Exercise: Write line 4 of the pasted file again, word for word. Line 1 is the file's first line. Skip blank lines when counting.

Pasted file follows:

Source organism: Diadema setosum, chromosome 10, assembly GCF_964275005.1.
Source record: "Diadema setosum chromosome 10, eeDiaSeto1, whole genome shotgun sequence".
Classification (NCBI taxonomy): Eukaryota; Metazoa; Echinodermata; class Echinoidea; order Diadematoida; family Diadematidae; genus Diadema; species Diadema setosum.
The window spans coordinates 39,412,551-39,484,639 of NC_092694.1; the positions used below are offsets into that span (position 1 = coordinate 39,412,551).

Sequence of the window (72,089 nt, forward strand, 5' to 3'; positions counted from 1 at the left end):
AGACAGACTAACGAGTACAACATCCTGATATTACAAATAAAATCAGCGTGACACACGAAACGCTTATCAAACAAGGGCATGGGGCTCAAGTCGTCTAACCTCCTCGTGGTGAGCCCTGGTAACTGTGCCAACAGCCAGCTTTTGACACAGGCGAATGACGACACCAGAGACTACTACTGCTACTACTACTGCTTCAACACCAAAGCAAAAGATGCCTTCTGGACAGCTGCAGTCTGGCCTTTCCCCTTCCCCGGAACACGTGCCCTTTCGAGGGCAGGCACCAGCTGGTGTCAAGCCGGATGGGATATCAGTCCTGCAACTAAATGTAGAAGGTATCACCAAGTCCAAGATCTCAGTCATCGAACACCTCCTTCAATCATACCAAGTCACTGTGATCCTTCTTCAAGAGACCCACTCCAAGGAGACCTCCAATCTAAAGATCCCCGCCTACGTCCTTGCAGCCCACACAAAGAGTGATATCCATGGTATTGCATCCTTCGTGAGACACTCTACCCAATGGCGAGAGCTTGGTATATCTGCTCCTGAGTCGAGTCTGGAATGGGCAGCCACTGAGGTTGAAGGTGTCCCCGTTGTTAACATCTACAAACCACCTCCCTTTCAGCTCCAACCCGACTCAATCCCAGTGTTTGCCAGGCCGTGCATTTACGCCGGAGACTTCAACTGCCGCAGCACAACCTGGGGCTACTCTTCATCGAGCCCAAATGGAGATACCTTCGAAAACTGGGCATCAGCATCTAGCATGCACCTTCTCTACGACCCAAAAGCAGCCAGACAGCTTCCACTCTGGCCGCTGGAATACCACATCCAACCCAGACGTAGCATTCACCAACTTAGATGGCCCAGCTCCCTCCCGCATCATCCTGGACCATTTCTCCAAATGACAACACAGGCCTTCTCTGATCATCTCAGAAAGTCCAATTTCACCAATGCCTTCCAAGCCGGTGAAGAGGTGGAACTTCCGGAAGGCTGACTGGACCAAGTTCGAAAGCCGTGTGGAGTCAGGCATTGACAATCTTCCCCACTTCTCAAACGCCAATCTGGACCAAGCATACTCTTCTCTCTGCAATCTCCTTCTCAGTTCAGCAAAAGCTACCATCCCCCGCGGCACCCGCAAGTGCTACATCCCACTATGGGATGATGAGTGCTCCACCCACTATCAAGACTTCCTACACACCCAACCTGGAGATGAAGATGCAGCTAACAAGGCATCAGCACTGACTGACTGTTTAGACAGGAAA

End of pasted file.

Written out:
The window spans coordinates 39,412,551-39,484,639 of NC_092694.1; the positions used below are offsets into that span (position 1 = coordinate 39,412,551).